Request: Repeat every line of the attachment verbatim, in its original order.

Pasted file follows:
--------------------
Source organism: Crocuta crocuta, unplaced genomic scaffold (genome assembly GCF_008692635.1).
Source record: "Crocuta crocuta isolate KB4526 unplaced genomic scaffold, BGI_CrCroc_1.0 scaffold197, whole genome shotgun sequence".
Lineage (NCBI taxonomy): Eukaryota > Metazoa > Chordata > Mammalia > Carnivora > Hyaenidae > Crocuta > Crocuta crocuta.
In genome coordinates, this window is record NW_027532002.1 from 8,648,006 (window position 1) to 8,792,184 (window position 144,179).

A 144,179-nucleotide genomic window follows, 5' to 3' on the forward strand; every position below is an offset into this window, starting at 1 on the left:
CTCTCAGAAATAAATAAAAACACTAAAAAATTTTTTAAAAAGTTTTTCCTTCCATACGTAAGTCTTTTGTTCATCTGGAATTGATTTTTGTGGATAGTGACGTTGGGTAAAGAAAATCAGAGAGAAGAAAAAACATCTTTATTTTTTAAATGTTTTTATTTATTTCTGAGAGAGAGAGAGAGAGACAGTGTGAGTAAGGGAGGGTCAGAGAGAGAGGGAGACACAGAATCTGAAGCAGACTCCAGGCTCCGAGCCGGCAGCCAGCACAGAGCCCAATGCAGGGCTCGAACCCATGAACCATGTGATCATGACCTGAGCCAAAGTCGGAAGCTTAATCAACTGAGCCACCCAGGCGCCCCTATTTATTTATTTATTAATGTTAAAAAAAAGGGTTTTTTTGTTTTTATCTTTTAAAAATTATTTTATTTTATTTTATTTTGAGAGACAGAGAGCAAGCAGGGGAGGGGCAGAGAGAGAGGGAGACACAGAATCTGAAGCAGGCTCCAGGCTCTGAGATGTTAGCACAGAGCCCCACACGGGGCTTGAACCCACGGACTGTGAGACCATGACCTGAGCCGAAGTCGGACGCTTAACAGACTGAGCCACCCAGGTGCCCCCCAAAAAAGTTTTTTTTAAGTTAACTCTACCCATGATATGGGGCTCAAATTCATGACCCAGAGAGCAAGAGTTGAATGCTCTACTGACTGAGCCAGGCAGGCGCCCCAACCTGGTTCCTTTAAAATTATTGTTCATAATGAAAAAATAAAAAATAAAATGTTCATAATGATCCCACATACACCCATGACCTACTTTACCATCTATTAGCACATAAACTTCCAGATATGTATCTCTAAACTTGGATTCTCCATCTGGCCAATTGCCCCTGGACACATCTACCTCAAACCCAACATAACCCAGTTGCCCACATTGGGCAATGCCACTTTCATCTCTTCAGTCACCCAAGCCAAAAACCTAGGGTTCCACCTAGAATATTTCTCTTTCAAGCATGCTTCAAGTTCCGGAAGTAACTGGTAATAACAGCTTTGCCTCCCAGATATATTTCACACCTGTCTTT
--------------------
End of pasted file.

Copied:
Source organism: Crocuta crocuta, unplaced genomic scaffold (genome assembly GCF_008692635.1).
Source record: "Crocuta crocuta isolate KB4526 unplaced genomic scaffold, BGI_CrCroc_1.0 scaffold197, whole genome shotgun sequence".
Lineage (NCBI taxonomy): Eukaryota > Metazoa > Chordata > Mammalia > Carnivora > Hyaenidae > Crocuta > Crocuta crocuta.
In genome coordinates, this window is record NW_027532002.1 from 8,648,006 (window position 1) to 8,792,184 (window position 144,179).

A 144,179-nucleotide genomic window follows, 5' to 3' on the forward strand; every position below is an offset into this window, starting at 1 on the left:
CTCTCAGAAATAAATAAAAACACTAAAAAATTTTTTAAAAAGTTTTTCCTTCCATACGTAAGTCTTTTGTTCATCTGGAATTGATTTTTGTGGATAGTGACGTTGGGTAAAGAAAATCAGAGAGAAGAAAAAACATCTTTATTTTTTAAATGTTTTTATTTATTTCTGAGAGAGAGAGAGAGAGACAGTGTGAGTAAGGGAGGGTCAGAGAGAGAGGGAGACACAGAATCTGAAGCAGACTCCAGGCTCCGAGCCGGCAGCCAGCACAGAGCCCAATGCAGGGCTCGAACCCATGAACCATGTGATCATGACCTGAGCCAAAGTCGGAAGCTTAATCAACTGAGCCACCCAGGCGCCCCTATTTATTTATTTATTAATGTTAAAAAAAAGGGTTTTTTTGTTTTTATCTTTTAAAAATTATTTTATTTTATTTTATTTTGAGAGACAGAGAGCAAGCAGGGGAGGGGCAGAGAGAGAGGGAGACACAGAATCTGAAGCAGGCTCCAGGCTCTGAGATGTTAGCACAGAGCCCCACACGGGGCTTGAACCCACGGACTGTGAGACCATGACCTGAGCCGAAGTCGGACGCTTAACAGACTGAGCCACCCAGGTGCCCCCCAAAAAAGTTTTTTTTAAGTTAACTCTACCCATGATATGGGGCTCAAATTCATGACCCAGAGAGCAAGAGTTGAATGCTCTACTGACTGAGCCAGGCAGGCGCCCCAACCTGGTTCCTTTAAAATTATTGTTCATAATGAAAAAATAAAAAATAAAATGTTCATAATGATCCCACATACACCCATGACCTACTTTACCATCTATTAGCACATAAACTTCCAGATATGTATCTCTAAACTTGGATTCTCCATCTGGCCAATTGCCCCTGGACACATCTACCTCAAACCCAACATAACCCAGTTGCCCACATTGGGCAATGCCACTTTCATCTCTTCAGTCACCCAAGCCAAAAACCTAGGGTTCCACCTAGAATATTTCTCTTTCAAGCATGCTTCAAGTTCCGGAAGTAACTGGTAATAACAGCTTTGCCTCCCAGATATATTTCACACCTGTCTTT